- The Washington Times - Tuesday, November 6, 2001

Capital One Financial Corp. is hoping to attract new clients by promising not to call them at home. The company started a big television- and print-advertising campaign recently to pitch its hassle-free card.
"There's no telemarketing. … The genesis is that people were telling us they want to make the card more simple, so we came up with the no-hassle card," said Diana Sun, director of customer affairs for Capital One, which is based in Falls Church.
The Visa Platinum No-Hassle card has a fixed 9.9 percent rate on all transactions, including cash advances and balance transfers. It has no annual fee, and it promises customers they won't be annoyed by telemarketers.
"We would not call them," Miss Sun said. "Unless it's something related to their account; for example, a fraud alert or for some kind of a problem."
Customer response to the card during the past few months of testing was "very positive," she added. "Because of the testing, we knew it was something that people would really respond to."
Holders of the new card will, however, continue to receive promotional offerings in the mail, as do all other credit-card customers. Capital One sends out nearly one-third of the credit-card offerings mailed in the United States every year, accounting for more than 1 billion tailor-made solicitations to consumers with particular credit histories and tastes.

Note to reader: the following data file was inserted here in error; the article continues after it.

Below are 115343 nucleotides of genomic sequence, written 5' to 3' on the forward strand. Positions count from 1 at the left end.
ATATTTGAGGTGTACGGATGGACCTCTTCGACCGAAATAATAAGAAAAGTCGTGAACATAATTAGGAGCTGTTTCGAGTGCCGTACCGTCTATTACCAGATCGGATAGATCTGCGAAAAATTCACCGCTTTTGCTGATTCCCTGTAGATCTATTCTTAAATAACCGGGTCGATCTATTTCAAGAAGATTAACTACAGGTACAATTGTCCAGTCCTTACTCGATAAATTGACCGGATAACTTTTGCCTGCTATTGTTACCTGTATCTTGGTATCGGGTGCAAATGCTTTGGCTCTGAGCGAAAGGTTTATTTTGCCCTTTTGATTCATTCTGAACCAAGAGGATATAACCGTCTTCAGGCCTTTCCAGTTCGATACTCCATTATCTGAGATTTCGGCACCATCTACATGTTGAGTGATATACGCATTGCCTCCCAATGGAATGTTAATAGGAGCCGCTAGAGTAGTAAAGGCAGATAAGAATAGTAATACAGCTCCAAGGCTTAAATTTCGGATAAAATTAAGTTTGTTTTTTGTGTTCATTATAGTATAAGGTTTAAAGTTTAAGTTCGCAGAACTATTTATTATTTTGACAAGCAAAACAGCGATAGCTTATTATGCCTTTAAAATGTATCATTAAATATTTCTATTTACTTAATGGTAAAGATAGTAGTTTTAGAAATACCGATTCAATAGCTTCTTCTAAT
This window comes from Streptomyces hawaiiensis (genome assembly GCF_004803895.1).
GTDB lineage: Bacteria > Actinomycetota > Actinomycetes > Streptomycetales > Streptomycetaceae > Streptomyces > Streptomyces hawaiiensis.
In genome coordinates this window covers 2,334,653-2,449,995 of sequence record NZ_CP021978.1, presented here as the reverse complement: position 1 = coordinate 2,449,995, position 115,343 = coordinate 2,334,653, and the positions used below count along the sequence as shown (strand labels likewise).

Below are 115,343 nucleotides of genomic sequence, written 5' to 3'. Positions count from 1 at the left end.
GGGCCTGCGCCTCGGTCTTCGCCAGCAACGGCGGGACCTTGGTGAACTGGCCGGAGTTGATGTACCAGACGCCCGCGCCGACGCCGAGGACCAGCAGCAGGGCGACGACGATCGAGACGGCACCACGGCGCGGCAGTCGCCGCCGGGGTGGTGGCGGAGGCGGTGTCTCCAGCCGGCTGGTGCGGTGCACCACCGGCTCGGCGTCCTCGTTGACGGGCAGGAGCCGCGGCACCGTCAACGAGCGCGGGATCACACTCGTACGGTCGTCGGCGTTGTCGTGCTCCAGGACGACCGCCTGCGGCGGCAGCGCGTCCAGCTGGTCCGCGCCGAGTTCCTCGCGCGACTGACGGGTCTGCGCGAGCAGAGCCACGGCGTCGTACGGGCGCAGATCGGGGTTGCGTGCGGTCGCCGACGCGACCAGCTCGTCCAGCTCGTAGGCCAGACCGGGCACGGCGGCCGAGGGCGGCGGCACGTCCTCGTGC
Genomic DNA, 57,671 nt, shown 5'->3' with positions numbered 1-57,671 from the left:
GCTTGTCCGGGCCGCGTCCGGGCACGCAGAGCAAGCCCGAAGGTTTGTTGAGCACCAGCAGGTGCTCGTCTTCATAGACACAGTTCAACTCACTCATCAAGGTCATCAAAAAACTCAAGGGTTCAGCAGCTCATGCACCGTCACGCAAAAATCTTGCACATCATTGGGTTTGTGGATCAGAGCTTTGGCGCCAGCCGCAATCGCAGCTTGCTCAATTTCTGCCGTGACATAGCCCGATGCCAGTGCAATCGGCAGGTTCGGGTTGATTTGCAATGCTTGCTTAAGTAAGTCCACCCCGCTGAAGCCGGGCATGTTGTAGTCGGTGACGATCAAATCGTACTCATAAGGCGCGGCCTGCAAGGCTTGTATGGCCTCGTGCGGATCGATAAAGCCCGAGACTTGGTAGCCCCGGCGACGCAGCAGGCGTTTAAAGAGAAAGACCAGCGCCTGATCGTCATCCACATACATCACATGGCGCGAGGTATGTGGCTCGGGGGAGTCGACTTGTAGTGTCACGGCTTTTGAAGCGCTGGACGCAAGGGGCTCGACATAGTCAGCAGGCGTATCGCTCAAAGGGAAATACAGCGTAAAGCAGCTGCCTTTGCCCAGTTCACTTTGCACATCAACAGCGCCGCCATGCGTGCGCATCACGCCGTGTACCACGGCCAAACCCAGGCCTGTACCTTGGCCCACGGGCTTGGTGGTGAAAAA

"They have a product for everybody," said Bjorn Turnquist, analyst with SNL Securities. "And it doesn't take a rocket scientist to know nobody likes to get [telemarketing] calls at home."
Capital One has some 40 million customers and about 7,000 different cards. The company conducts some 45,000 tests a year, offering consumers different features from lower interest rates to long-distance phone calling along with a card.
"Anything you can think of, we've tested it," said Miss Sun. "Through testing, we figured out certain aspects and features that some customers really wanted. And that's how we put together this bundle of features into the no-hassle card."
Telemarketing has escalated in recent years to the point where lawmakers stepped in to protect consumers by creating "do-not-call" lists, on which people can register their phones numbers to avoid telemarketing pitches. About half the states, among them New York, California and Florida, have such legislation.
The Direct Marketing Association which represents direct marketers, catalogers, music and book clubs, and Internet retailers also gets 60,000 to 150,000 requests per month from customers who want to be taken off mailing and phone lists. The DMA's Mail Preference Service has about 3.5 million names, and the Telephone Reference Service has about 4 million names. Both lists had about 1.5 million names five years ago.
Given the amount of in-depth research Capital One does before launching a product, the hassle-free card should become popular, analysts believe.
"It's a customer-friendly step that will appeal to a segment that does not appreciate the telemarketing," said Greg McBride, senior analyst with Bankrate.com, a financial-services research firm in Palm Beach, Fla.
But "you're still going to get all that mail," said Dave Danielson, vice president of Danielson Associates Inc., a Rockville banking-research firm.

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